One of the mysteries of the English language finally explained.
Not typical of, suitable for, or connected with the military.
- ‘It is the sophisticated, mondaine, civilised and generally rather unmilitary Germany described so well by Sybilla Bedford in The Legacy.’
- ‘‘Geoffrey was completely unmilitary,’ says Bill Harriman, a friend and a fellow Shooting Times columnist, who now examines firearms on the Antiques Roadshow.’
- ‘But there was one mistake - the statue showed the soldier in a most unmilitary posture with his hands clasped over the muzzle of his firearm.’
- ‘He designed a quiet, civic memorial without swords, cannons or battle standards, a graceful, simple, timeless and remarkably unmilitary monument to those who died in the world wars.’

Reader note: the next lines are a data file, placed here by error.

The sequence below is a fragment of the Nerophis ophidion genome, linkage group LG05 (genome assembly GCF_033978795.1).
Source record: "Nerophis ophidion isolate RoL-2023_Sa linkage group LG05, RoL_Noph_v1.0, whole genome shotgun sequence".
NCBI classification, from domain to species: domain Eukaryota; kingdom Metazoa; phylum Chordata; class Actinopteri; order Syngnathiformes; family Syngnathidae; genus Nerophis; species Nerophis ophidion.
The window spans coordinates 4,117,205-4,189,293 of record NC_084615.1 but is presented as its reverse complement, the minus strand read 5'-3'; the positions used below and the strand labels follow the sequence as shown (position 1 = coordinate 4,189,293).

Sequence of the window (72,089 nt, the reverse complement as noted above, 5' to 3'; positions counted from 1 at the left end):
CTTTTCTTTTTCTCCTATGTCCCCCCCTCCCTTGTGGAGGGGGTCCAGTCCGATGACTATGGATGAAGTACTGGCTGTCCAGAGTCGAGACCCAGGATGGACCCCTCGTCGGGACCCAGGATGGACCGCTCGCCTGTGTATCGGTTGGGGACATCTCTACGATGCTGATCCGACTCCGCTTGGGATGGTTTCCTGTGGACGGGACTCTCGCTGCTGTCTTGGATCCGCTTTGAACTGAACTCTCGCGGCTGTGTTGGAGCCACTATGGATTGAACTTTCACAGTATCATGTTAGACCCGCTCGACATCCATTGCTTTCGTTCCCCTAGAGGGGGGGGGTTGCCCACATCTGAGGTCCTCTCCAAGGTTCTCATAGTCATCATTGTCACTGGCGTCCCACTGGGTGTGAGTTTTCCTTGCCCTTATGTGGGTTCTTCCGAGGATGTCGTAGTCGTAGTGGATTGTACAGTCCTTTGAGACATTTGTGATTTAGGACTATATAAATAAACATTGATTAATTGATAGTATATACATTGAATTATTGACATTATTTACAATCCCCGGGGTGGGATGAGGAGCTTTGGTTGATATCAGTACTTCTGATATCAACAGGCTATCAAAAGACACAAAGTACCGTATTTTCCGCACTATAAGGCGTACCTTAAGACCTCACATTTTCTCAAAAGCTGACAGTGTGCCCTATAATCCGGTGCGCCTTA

- ‘The Praetorian Guard, who despised their unmilitary emperor, defected to Galba on the promise of a donative, and the senate declared Nero a public enemy.’
- ‘Beckett and Al were nice guys, yeah, but so liberal and unmilitary that they spent all their time on other things - like the day care center - and let Security get lax.’
- ‘The latter was the last general to serve in the White House and did so in a decidedly unmilitary fashion.’
- ‘The subject-matter of bks. 1-3, dealing with the civil wars between Galba, Otho, Vitellius, and Vespasian, is predominantly military, and it is for his handling of this material that Mommsen called Tacitus ‘most unmilitary of writers’.’
- ‘Very unmilitary, because most of the people working there were men and women who came from different walks of life, not necessarily professional officers.’
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